Of course, for us then, listening to BBC news on short-wave radio was possible. But ‘watching news’ was still a new thing. And it was very different, and more interesting, than listening to the radio or reading the newspapers.
It was in this program that I clearly remember ‘watching’ the video of police brutality on Rodney King.
It was probably the first-ever amateur videotape leaked to TV News, in the USA. And the first violent video that must have gone ‘viral’ – on TV News - long before the term ‘viral’ for videos got coined.
I remember the veteran Indian newscaster Prannoy Roy telling us how this footage was taken to a US TV station, from where several cable news networks had picked it up. And how it had spread like wildfire then.
When camcorders or handy cams were still very new in the market, this recording of violence in the USA, against a black man, had shocked and infuriated people.
We had come to know later that Rodney King was an ex-convict, on parole, who was chased by police, for speeding and was brutally beaten.
But whatever King’s legal status was, the brute force itself, led to a huge outcry. Some had counted 33 baton strikes on a completely unarmed man.
Moreover, all hell broke loose when those four police officers, on trial for hitting King, were acquitted.
The news had immediately caused huge riots, arson and looting in Los Angeles.
About those 1992 Los Angeles Riots, Wikipedia tells me this: “The complete disorder in the Los Angeles area was only resolved after the California Army National Guard, the United States military, and several federal law enforcement agencies intervened.
“By the time the riots ended, 63 people had been killed, 2,383 people had been injured, more than 12,000 had been arrested, and estimates of property damage were over $1 billion”.
It was then that the ‘Insurrection Act’ was used, for the last time, in the USA. And according to some legal experts, invoking this Act once again could completely undo all these years of police reform.
Let us flash forward, now, to these last ten days in May-June 2020. We have seen the death of George Floyd, or what had happened just before his death. It was also caught on camera.
In fact, it was caught by not one, but many cameras. Some cell phone cams, and some CC TV ones.
In them, we have seen a grown man cry out for his mother in utter helplessness. We have seen him ask for water and say he cannot breathe, again and again. But the knee on his neck didn't let him breathe.
Between that Rodney King's time and this George Floyd's time, a lot of water has flown under the bridge. Things have changed a lot. Some for the better. Some for worse. Racism may have declined. But apparently, it is not all gone.
But let us admit it. If we had not seen the video, we would not have believed it. We would not have been shaken, or stirred, emotionally like how millions are today.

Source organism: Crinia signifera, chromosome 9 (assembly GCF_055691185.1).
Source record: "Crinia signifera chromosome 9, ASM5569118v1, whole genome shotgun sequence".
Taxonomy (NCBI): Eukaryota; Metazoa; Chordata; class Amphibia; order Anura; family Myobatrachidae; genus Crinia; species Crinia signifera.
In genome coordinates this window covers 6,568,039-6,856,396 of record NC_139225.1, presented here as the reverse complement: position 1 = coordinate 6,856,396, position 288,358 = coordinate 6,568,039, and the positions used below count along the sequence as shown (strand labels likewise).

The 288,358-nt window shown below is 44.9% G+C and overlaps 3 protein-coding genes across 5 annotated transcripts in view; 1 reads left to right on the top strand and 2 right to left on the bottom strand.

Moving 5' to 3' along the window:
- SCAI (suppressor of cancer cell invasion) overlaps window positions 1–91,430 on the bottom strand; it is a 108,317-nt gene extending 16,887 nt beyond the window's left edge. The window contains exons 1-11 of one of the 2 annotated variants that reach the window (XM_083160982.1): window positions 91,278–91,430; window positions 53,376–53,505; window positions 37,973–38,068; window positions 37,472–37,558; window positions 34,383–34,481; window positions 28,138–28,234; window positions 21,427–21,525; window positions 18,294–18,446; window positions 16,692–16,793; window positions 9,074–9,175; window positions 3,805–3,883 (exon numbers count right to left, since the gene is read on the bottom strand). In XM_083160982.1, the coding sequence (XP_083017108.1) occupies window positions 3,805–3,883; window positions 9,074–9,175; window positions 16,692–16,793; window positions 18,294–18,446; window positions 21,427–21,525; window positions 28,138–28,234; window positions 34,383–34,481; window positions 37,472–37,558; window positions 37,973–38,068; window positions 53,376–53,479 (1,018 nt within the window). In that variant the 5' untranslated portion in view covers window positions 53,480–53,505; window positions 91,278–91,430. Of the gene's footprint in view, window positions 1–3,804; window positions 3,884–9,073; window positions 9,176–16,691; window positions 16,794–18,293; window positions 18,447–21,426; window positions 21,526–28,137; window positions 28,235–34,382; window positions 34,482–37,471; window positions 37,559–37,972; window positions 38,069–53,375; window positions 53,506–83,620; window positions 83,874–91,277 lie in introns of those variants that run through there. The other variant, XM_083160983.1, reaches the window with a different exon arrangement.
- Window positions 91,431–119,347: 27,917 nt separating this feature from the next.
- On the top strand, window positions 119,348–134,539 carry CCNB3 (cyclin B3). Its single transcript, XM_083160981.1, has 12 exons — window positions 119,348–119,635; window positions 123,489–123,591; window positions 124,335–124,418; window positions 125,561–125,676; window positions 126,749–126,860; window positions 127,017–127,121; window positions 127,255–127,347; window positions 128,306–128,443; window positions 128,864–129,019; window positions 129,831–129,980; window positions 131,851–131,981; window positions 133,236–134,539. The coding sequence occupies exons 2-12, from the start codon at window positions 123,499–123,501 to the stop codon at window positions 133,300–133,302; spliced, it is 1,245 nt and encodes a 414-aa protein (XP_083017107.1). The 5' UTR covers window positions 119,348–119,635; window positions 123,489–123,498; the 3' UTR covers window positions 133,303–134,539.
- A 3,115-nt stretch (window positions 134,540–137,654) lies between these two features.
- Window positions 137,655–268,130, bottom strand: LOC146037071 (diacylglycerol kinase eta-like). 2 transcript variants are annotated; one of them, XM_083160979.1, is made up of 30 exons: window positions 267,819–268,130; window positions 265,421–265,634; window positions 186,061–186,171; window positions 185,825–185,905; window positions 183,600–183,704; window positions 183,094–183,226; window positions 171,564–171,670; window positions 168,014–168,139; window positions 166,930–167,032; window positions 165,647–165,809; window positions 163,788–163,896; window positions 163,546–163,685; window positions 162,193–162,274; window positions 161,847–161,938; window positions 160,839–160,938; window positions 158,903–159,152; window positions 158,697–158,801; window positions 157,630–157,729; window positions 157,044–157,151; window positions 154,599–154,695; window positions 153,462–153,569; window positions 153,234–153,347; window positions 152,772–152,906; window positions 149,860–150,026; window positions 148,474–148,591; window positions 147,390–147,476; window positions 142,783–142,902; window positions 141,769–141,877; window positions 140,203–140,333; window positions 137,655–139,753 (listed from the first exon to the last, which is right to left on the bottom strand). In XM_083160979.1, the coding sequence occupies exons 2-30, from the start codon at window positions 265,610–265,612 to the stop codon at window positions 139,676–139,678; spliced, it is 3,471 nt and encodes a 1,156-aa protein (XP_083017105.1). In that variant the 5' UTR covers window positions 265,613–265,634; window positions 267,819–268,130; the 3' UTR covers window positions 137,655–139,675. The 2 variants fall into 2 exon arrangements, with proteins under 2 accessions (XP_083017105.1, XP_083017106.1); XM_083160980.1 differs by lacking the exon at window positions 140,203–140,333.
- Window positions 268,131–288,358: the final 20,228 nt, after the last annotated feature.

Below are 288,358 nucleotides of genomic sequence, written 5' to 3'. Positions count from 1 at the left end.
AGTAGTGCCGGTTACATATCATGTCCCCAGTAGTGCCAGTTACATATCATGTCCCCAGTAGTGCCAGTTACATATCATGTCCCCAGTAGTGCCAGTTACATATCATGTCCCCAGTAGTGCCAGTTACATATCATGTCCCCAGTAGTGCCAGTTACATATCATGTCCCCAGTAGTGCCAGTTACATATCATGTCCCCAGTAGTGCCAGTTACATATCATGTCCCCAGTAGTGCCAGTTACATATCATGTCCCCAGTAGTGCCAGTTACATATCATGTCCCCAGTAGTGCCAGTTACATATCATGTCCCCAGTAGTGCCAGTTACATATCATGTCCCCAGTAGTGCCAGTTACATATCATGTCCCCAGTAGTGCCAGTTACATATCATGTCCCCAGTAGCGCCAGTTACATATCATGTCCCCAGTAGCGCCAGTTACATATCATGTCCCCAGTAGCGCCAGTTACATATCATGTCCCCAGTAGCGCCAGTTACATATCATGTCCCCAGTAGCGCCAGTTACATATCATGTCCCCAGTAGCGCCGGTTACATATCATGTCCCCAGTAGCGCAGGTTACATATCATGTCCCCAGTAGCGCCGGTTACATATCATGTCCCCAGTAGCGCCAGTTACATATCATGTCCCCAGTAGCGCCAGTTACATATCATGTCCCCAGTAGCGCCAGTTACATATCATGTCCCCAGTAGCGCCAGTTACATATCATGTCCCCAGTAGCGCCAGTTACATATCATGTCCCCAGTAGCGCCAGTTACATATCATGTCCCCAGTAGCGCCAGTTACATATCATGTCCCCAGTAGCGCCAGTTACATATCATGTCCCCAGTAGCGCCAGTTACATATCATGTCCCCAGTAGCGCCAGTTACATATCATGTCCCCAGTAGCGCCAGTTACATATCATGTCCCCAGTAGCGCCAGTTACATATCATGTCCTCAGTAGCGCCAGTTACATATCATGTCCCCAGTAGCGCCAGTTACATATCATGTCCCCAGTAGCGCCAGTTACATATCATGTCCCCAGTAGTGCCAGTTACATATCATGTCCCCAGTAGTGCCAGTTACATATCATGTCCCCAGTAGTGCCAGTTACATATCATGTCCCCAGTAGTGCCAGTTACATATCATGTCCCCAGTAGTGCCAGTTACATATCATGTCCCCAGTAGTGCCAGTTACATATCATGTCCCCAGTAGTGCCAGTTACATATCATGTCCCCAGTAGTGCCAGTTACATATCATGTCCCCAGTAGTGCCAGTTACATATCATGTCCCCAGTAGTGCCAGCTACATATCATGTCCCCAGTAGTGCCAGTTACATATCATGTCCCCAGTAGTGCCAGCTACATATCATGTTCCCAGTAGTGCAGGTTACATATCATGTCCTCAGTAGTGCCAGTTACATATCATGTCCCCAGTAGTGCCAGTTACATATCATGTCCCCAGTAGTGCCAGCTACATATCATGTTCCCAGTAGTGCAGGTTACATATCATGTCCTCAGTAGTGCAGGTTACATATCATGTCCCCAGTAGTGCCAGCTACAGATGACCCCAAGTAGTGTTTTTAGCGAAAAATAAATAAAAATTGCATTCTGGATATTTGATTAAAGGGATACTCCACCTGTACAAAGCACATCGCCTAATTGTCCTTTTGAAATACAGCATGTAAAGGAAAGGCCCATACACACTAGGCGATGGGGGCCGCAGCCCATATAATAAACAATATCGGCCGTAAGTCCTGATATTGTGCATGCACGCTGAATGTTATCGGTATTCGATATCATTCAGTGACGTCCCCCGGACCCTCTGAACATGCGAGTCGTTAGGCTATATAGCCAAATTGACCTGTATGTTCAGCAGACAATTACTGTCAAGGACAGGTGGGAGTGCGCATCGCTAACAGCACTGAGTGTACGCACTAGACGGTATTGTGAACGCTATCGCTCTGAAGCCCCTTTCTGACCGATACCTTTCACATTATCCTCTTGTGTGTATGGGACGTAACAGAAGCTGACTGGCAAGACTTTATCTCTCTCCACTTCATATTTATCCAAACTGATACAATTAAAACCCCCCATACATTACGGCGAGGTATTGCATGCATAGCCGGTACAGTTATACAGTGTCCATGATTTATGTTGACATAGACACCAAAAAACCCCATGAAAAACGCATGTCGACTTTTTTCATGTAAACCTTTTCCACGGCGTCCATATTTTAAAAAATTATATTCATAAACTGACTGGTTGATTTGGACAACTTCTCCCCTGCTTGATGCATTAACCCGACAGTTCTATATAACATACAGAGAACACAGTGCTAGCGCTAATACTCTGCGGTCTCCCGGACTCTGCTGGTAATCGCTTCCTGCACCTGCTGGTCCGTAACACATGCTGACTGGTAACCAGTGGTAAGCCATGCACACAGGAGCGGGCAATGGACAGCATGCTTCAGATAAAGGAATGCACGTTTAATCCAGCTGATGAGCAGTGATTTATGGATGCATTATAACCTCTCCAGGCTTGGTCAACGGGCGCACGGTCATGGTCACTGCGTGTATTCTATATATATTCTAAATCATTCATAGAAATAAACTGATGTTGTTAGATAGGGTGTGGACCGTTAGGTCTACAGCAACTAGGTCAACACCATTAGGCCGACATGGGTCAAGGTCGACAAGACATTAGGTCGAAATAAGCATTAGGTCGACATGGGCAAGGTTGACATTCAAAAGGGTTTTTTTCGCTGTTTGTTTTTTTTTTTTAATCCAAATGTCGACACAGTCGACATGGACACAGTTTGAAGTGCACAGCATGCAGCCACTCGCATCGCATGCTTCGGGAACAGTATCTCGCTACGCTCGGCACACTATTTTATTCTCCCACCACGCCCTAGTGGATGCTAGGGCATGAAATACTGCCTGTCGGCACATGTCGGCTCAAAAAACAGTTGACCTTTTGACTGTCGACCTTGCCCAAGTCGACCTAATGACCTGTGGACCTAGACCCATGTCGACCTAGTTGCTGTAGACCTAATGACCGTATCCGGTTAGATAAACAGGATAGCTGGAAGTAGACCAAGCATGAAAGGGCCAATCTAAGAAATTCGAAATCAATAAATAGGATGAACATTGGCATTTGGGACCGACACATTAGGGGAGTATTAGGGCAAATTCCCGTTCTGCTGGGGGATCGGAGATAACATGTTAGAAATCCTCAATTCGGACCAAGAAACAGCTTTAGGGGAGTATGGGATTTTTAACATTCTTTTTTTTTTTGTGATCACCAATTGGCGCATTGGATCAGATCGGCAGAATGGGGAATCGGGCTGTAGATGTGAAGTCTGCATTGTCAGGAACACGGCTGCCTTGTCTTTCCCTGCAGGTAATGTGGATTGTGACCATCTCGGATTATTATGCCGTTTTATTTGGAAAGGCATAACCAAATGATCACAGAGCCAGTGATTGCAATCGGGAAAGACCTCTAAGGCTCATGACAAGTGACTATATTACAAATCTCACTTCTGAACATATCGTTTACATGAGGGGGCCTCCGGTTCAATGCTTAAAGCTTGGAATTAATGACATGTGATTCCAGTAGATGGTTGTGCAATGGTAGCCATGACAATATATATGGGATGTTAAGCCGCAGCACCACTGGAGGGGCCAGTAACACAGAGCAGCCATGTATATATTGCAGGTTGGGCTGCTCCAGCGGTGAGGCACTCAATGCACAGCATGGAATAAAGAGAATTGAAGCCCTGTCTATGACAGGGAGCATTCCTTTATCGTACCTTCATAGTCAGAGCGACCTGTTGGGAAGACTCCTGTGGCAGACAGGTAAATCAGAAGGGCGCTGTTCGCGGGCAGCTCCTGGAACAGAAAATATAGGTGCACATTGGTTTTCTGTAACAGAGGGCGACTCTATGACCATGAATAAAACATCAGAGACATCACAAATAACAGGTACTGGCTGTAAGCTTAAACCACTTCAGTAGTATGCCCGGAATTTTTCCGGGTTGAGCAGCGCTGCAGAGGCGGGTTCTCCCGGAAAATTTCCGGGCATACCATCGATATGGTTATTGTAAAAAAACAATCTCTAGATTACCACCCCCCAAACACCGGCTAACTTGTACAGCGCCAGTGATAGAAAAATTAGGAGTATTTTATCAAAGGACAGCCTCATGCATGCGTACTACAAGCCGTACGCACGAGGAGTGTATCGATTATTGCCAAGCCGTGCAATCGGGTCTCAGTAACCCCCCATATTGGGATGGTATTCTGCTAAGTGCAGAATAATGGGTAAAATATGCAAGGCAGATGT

We must acknowledge that visual evidence is a critical component of truth. It is not easy for us to understand and believe some events unless we see the visuals. Very often, visual imagery exudes a strange power. An inexplicable influence. The old maxim of ‘seeing is believing’ clearly holds water.
The visuals of the George Floyd Protests too, whether they are of mobs looting stores, or of policemen shoving down old protestors, can provoke us to various emotions.
Depending on which side of the fence we are, we could get angry at the other side.
Today’s ubiquity of visual recording devices tells us something interesting. That the Orwellian imagination of a dystopian age - of a big brother watching us - has mutated, into something different today.
Not only into continuous government surveillance, if the government so decides, but also into the availability of numerous independent recordings, in different versions, that can be checked, rechecked, and used to verify the facts.
Sometimes, depending on the perspective, the angle of the camera, and the one who'd shot it, we can get at least a good segment of truth; even if not all truth in all its entirety.
The power of the visuals is something we definitely cannot avoid now. Our TVs, laptops, tablets and mobile phones, coupled with broadband and cloud, are giving us enormous power to record, store and retrieve them in ways that were hitherto impossible.
With the number of cameras become larger and larger, and with the broadband becoming broader and broader, the visual data is sure to become more and more. And the future generations will have to wade through gazillions of pixels to find out what they want.
According to YouTube statistics, people watch "One billion hours watched daily"!! And I am sure it will keep increasing.
Whether we must be thankful for the availability of many recording devices all around, or whether we should be upset that they are causing needless paranoia could be a matter for debate.
But without a doubt, the footage from millions of cameras could be a nemesis to some.
Especially to those on the wrong side of the law.